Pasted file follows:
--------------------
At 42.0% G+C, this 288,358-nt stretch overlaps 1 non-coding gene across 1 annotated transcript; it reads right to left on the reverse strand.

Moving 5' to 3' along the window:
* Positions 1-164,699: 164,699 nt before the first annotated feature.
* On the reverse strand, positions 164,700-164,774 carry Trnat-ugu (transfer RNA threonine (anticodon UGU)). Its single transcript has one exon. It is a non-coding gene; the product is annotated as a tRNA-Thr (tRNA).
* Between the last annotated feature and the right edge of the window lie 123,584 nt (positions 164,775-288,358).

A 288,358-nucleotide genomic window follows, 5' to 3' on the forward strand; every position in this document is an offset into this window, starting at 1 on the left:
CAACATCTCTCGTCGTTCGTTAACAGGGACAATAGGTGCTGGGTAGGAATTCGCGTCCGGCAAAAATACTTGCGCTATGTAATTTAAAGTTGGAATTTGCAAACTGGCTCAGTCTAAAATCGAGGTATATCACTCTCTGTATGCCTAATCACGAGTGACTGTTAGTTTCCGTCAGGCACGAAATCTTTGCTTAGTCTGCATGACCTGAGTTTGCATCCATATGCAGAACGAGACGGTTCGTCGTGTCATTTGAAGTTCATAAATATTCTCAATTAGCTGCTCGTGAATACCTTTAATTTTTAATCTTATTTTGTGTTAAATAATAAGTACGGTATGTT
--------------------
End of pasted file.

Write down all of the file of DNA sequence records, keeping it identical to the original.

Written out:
At 42.0% G+C, this 288,358-nt stretch overlaps 1 non-coding gene across 1 annotated transcript; it reads right to left on the reverse strand.

Moving 5' to 3' along the window:
* Positions 1-164,699: 164,699 nt before the first annotated feature.
* On the reverse strand, positions 164,700-164,774 carry Trnat-ugu (transfer RNA threonine (anticodon UGU)). Its single transcript has one exon. It is a non-coding gene; the product is annotated as a tRNA-Thr (tRNA).
* Between the last annotated feature and the right edge of the window lie 123,584 nt (positions 164,775-288,358).

A 288,358-nucleotide genomic window follows, 5' to 3' on the forward strand; every position in this document is an offset into this window, starting at 1 on the left:
CAACATCTCTCGTCGTTCGTTAACAGGGACAATAGGTGCTGGGTAGGAATTCGCGTCCGGCAAAAATACTTGCGCTATGTAATTTAAAGTTGGAATTTGCAAACTGGCTCAGTCTAAAATCGAGGTATATCACTCTCTGTATGCCTAATCACGAGTGACTGTTAGTTTCCGTCAGGCACGAAATCTTTGCTTAGTCTGCATGACCTGAGTTTGCATCCATATGCAGAACGAGACGGTTCGTCGTGTCATTTGAAGTTCATAAATATTCTCAATTAGCTGCTCGTGAATACCTTTAATTTTTAATCTTATTTTGTGTTAAATAATAAGTACGGTATGTT